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Showing: 1-10 results of 762

Illegal. Unamerican. Disposable. In a nation with an unprecedented history of immigration, the prevailing image of those who cross our borders in search of equal opportunity is that of a drain. Grace Chang's vital account of immigrant women—who work as nannies, domestic workers, janitors, nursing aides, and homecare workers—proves just the opposite: the women who perform our least desirable jobs are the most crucial... more...

All God's Dangers won the National Book Award in 1975. "On a cold January morning in 1969, a young white graduate student from Massachusetts, stumbling along the dim trail of a long-defunct radical organization of the 1930s, the Alabama Sharecropper Union, heard that there was a survivor and went looking for him. In a rural settlement 20 miles or so from Tuskegee in east-central Alabama he found him—the man he calls Nate... more...

During the late nineteenth and early twentieth centuries, Americans with all sorts of disabilities came to be labeled as "unproductive citizens." Before that, disabled people had contributed as they were able in homes, on farms, and in the wage labor market, reflecting the fact that Americans had long viewed productivity as a spectrum that varied by age, gender, and ability. But as Sarah F. Rose explains in No Right to Be Idle, a perfect storm of... more...

Corporate Social Responsibility (CSR) has become an increasingly important topic in our global society. Corporate Social Responsibility Across Europe is the first volume of its kind to bring together twenty-three national perspectives on this issue. Thirty-seven European researchers worked on the book, which provides a comprehensive and structured survey of CSR developments and progress at national levels. An overview and analysis is... more...

The First Socialist Schism chronicles the conflicts in the International Working Men’s Association (First International, 1864–1877), which represents an important milestone in the history of political ideas and socialist theory. The separate movements in the International—which would later develop into social democracy, communism, and anarchism—found their greatest advocates in Mikhail Bakunin and Karl Marx. What made the... more...


A great burst of globalization brought the 20th century to a close, creating upheaval in the world economy from roughly 1995 to 2008. And now a second upheaveal is in the offing following the severe financial crisis that plunged the global economy into recession in 2008-09. The first upheaval witnessed a massive migration of manufacturing and certain business services that transformed Asia into the industrial heartland of the world. The second... more...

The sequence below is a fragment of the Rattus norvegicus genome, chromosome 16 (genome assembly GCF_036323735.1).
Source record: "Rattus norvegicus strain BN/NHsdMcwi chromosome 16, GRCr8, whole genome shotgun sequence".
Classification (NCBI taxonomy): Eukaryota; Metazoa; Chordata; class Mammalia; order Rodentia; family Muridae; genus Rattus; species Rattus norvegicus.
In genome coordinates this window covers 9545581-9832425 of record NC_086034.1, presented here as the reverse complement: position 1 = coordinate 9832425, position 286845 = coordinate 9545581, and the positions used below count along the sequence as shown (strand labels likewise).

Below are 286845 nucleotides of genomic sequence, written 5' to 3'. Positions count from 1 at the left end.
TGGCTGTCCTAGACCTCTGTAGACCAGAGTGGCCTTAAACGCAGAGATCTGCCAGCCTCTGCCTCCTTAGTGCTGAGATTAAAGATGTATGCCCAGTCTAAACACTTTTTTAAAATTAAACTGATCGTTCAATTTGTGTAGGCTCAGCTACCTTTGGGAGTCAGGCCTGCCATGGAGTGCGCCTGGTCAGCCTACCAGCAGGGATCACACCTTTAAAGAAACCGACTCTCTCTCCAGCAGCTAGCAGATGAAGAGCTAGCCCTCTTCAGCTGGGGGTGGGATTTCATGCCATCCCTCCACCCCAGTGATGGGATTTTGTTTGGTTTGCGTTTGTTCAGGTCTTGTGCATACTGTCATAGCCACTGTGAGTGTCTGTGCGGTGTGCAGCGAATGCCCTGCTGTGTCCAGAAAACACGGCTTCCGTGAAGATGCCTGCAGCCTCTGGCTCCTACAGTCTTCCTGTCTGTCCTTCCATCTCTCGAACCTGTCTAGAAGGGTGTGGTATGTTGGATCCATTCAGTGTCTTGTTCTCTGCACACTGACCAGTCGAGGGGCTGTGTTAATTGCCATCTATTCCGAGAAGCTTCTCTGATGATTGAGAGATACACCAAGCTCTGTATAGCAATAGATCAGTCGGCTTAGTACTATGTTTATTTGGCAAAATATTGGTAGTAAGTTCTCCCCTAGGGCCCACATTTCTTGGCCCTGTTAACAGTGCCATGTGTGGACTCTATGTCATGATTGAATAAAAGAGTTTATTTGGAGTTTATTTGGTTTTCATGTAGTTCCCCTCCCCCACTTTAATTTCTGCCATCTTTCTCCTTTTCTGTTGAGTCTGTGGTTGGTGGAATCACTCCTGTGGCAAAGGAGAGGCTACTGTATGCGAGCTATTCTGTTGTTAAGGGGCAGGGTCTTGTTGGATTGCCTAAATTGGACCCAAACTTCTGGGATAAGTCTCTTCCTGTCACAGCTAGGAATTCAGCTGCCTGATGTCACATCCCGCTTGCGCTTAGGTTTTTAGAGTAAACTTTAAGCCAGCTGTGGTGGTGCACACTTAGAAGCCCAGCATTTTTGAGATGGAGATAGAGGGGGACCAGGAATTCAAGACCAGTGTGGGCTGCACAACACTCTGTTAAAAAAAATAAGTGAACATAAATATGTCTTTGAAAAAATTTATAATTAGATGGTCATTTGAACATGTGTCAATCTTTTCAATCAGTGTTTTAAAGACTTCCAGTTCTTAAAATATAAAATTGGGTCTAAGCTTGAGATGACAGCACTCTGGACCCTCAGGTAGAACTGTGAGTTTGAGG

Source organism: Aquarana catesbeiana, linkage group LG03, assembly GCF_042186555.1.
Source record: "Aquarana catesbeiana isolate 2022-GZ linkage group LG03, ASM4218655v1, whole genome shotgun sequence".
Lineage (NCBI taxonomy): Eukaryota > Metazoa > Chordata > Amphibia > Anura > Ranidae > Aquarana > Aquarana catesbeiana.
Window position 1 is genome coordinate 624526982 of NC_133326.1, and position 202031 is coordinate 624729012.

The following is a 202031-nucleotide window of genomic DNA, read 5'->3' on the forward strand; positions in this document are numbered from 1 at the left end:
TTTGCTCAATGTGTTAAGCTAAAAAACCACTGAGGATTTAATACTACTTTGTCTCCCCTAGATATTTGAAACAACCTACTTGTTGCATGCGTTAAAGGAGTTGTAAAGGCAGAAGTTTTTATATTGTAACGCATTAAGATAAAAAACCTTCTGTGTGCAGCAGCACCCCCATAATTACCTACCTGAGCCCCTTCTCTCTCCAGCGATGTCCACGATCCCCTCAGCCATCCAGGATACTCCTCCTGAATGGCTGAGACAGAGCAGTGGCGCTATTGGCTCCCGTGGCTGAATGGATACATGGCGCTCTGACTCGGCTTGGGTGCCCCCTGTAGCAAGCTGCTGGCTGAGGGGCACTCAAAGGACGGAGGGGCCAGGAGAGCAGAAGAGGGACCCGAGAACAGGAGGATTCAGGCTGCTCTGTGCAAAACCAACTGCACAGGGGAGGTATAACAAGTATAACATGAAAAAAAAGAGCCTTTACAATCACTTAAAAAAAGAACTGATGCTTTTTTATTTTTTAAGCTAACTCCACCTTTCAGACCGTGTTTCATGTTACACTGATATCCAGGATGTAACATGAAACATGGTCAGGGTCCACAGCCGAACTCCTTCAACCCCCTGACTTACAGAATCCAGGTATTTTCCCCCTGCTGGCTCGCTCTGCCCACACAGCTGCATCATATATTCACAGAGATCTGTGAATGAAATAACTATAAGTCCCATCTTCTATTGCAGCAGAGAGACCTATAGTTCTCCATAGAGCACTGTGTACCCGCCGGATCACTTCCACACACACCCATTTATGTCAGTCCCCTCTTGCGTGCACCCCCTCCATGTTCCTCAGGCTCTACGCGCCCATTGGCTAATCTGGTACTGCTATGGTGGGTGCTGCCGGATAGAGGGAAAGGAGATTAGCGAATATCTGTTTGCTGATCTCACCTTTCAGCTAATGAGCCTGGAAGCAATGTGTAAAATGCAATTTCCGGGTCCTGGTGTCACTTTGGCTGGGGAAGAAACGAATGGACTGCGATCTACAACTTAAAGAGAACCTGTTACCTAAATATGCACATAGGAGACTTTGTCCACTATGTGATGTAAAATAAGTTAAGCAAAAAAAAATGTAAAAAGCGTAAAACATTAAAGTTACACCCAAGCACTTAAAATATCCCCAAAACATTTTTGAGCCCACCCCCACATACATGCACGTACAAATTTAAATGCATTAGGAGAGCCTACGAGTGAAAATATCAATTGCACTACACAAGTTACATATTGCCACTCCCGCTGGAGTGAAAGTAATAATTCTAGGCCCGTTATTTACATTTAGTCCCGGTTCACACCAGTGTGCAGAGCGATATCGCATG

Born in Roanoke County, Virginia, on the eve of the Emancipation Proclamation, Richard L. Davis was an early mine labor organizer in Rendville, Ohio. One year after the 1884 Great Hocking Valley Coal Strike, which lasted nine months, Davis wrote the first of many letters to the National Labor Tribune and the United Mine Workers Journal. One of two African Americans at the founding convention of United Mine Workers of America in 1890, he served as a... more...

The Research Handbook on the Law of Treaties provides an authoritative treatment of fundamental issues in international treaty law. Identifying key challenges facing the modern law of treaties, the Handbook addresses the current regime and comments on potential directions of the law. Rather than an article-by-article commentary on provisions applicable to treaties, the Handbook offers an innovative study of their spatial, personal and temporal... more...

Based on new phenomena appearing in many emerging economies, this book presents a theoretical study on the economic influences of labor transfer from several aspects. In recent years, thanks to the continuous progress of social forms as well as science and technology, there are a large number of new developing trends in emerging nations. Taking China as an example, several economic issues have sprung up with the huge scale of labor... more...

Why does the Western world look to migrant laborers to perform the most menial tasks? What compels people to leave their homes and accept this humiliating situation? In A Seventh Man, John Berger and Jean Mohr come to grips with what it is to be a migrant worker—the material circumstances and the inner experience—and, in doing so, reveal how the migrant is not so much on the margins of modern life, but absolutely central to it. First published in... more...